What is fraud?
Fraud is an act or omission that is intentionally dishonest and done with the purpose of deceiving. A person committing fraud can do so knowingly or recklessly. Fraud is considered by the law to be a “dishonesty offence” and is taken very seriously.
Some common types of fraud are Centrelink fraud, Medicare fraud, Workcover fraud, TAC fraud, property fraud, accounting fraud, credit card fraud, obtaining financial advantage by deception and insurance fraud.
I have been charged with fraud, what do I do?
You have a number of options available to you if you have been charged with fraud or obtaining property or a financial advantage by deception. Before making any decision you should have a lawyer review the evidence against you. Depending on the evidence you can either:
- Plead not guilty and contest the charges in Court; or
- Plead guilty
If you have fraud charges or have been accused of fraud it is very important that you seek the advice of an experienced criminal lawyer for legal representation. Even if you are going to plead guilty it is most important you have legal representation to maximise the chance of obtaining the best possible outcome.
What must the prosecution prove?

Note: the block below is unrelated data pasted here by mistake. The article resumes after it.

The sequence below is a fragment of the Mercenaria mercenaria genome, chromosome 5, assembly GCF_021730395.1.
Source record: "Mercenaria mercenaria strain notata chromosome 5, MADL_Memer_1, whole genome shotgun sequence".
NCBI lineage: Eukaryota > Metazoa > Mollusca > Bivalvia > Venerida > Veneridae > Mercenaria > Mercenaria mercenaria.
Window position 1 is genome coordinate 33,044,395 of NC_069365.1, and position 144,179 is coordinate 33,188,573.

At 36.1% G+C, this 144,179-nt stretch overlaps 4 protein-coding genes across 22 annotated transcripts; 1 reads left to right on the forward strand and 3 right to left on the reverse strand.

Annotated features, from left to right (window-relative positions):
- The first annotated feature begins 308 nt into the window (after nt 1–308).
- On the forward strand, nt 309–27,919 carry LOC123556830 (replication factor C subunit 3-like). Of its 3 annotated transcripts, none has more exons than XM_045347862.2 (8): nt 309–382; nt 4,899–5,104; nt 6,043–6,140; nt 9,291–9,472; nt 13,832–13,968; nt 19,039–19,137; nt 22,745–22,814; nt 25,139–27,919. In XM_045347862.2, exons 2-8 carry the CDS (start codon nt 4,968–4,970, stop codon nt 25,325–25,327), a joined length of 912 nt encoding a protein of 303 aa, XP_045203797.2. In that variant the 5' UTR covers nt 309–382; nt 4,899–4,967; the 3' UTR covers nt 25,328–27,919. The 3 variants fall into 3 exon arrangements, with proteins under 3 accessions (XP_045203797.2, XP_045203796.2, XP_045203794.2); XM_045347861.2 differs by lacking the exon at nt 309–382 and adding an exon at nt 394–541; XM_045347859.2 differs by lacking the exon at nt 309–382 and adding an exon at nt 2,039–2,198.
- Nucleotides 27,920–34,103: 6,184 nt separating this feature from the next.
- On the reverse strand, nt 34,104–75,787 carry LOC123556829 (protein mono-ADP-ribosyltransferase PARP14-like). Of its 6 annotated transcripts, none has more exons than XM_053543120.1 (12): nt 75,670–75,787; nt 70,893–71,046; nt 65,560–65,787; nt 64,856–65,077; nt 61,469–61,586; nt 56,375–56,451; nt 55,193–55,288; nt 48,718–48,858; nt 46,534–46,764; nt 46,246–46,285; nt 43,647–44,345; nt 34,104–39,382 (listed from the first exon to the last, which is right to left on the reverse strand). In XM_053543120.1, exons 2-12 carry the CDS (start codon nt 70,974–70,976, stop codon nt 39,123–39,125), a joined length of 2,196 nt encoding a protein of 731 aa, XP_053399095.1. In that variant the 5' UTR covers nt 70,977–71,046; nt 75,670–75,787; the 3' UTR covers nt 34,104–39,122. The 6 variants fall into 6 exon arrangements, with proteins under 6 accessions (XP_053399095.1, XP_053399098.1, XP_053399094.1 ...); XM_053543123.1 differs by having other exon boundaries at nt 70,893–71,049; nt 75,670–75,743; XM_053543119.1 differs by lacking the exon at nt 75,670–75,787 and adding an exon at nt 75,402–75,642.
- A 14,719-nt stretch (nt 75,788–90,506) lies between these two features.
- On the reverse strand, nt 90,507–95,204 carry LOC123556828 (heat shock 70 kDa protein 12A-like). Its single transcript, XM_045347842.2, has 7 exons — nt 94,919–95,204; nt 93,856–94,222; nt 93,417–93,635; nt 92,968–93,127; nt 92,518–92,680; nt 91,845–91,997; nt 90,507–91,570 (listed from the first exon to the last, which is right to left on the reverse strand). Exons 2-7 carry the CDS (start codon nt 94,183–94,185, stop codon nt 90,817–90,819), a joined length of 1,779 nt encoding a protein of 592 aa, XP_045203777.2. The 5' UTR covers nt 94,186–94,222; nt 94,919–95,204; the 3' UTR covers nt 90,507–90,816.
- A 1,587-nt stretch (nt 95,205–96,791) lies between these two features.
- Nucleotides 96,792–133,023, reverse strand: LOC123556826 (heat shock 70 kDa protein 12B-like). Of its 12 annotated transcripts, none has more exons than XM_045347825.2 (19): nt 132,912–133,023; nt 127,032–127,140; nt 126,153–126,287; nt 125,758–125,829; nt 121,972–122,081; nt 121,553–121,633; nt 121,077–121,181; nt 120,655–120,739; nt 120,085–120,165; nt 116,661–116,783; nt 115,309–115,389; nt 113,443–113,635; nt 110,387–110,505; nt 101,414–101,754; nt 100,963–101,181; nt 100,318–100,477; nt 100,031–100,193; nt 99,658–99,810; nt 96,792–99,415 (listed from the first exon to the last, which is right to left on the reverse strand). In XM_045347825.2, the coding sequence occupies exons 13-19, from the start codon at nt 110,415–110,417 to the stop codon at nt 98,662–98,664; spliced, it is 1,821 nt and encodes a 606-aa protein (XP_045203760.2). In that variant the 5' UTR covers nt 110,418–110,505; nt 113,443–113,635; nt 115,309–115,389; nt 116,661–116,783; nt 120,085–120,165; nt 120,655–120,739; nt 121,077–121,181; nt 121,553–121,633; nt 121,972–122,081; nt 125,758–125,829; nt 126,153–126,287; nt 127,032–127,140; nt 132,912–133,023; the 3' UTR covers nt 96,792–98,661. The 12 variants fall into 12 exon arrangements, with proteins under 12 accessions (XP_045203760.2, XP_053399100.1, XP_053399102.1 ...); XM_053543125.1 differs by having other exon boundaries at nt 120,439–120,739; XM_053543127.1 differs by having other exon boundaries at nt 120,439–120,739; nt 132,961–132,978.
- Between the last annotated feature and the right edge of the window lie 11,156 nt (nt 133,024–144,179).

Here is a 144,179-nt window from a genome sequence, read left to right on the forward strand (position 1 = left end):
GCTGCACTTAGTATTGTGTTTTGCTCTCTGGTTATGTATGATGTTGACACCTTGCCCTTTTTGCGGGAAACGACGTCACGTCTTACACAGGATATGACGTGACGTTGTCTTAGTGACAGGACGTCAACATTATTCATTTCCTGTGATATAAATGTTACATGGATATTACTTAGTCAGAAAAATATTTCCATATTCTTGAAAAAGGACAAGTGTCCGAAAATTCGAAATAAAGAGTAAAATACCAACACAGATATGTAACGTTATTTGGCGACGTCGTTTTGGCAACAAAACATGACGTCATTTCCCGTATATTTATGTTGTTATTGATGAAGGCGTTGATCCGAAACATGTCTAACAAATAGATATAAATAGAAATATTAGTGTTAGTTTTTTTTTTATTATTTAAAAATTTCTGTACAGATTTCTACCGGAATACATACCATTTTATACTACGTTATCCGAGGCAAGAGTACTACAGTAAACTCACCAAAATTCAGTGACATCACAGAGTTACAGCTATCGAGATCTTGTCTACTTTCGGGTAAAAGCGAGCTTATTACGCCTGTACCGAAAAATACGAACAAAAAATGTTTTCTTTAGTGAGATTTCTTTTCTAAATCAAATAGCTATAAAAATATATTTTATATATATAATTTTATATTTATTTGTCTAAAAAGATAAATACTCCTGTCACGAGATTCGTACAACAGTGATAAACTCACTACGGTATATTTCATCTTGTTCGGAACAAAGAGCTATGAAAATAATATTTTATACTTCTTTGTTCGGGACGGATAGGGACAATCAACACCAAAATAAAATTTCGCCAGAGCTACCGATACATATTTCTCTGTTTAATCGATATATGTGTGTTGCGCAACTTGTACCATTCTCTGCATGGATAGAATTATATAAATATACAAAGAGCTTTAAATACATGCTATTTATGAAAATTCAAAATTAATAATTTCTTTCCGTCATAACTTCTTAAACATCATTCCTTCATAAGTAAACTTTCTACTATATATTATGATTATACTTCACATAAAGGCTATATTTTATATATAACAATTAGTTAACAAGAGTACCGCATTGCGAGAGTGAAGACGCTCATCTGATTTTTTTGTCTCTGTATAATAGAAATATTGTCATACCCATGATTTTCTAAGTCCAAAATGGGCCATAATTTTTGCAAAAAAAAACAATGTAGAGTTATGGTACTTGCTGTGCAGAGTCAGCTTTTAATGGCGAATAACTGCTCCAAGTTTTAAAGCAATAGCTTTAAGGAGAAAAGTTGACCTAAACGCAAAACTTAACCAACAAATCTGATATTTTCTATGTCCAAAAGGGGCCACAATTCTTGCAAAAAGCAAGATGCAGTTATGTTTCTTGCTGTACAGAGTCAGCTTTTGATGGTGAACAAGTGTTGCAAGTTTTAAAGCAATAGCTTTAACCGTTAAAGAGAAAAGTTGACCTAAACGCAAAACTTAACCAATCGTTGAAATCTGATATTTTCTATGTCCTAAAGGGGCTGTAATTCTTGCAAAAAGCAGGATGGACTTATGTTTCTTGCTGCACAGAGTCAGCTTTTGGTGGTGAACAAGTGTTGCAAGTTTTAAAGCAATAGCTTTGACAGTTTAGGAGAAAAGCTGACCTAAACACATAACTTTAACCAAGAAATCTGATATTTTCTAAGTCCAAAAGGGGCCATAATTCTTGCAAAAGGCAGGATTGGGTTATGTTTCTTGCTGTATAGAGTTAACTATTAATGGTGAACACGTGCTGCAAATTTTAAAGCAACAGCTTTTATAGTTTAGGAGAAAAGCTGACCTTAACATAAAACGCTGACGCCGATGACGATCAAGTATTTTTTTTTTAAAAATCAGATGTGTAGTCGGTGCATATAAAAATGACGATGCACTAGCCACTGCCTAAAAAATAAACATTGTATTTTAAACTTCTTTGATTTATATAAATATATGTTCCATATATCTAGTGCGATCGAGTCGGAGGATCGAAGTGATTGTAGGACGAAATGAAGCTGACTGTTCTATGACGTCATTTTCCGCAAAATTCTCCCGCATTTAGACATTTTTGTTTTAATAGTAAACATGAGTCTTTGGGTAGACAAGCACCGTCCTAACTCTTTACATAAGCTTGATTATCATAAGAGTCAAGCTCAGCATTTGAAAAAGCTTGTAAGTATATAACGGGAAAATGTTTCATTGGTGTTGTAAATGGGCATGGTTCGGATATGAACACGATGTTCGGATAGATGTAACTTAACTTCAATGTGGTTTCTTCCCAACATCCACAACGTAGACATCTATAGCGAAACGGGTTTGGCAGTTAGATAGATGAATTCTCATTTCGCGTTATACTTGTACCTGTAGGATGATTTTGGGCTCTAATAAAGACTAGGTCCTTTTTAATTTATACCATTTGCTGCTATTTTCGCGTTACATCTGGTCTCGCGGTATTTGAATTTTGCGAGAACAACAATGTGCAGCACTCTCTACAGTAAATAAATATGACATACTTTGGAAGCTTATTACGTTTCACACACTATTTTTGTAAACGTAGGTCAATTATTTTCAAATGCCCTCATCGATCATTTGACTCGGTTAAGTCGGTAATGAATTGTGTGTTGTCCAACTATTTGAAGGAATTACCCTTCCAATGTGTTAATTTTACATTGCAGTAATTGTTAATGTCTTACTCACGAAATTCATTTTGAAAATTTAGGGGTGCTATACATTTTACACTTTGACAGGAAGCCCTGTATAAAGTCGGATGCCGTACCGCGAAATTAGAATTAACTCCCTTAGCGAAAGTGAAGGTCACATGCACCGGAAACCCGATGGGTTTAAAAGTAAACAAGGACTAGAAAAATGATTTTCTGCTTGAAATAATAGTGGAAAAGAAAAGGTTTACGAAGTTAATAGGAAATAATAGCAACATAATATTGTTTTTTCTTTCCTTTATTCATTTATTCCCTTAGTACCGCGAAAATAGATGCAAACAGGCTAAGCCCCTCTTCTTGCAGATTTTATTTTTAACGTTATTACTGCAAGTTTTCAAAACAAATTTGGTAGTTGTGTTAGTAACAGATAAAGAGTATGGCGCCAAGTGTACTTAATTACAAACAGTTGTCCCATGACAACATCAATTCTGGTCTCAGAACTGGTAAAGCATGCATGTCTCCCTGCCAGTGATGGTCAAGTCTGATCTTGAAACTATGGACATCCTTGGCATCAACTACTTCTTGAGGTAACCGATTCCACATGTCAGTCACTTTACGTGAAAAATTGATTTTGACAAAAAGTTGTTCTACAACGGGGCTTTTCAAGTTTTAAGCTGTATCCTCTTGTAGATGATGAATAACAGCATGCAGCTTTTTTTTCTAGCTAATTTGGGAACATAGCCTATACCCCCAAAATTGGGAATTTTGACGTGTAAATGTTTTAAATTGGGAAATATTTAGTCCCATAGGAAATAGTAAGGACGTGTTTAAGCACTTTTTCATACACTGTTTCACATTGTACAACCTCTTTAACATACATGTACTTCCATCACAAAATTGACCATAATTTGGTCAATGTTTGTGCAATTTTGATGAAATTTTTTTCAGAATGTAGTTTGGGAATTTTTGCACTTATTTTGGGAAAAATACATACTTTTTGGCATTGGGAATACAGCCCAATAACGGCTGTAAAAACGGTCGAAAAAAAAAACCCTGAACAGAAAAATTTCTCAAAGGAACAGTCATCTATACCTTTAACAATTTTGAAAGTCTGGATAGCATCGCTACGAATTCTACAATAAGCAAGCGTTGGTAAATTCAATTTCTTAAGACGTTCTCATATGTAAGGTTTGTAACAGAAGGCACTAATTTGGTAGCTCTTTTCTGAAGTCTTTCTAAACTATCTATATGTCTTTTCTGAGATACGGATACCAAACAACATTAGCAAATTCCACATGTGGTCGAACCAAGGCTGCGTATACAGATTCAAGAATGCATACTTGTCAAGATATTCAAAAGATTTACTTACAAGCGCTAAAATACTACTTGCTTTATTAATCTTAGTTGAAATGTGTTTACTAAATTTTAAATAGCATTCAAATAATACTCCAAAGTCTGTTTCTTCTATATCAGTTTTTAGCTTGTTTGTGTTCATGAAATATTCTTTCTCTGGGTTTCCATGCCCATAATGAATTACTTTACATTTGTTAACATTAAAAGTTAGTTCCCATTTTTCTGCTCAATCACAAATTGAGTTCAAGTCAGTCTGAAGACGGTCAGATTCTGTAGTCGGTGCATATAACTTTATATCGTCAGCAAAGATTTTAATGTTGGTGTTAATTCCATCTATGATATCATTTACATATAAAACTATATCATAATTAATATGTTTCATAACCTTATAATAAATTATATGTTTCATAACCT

To prove fraud the prosecution must establish elements such as:
- That you engaged in a deception
- That you did so dishonestly
- That you gained or attempted to gain something from or through your deception
The prosecution must prove beyond reasonable doubt that when you committed the fraud you did so without the belief that you were legally entitled to do so. For example, a person who commits identity theft may use that identity to gain for themselves money or property to which they would otherwise not be entitled.
Other legislation makes obtaining financial advantage by deception or obtaining property by deception a crime. This type of charge is similar to fraud, and the charges can often overlap with each other.
Get in touch
Due to the complexities of this area of law and the seriousness of these charges, it is very important that you seek legal advice from a criminal lawyer to determine the strength of the case against you. Please contact us via the form on this page or by calling us.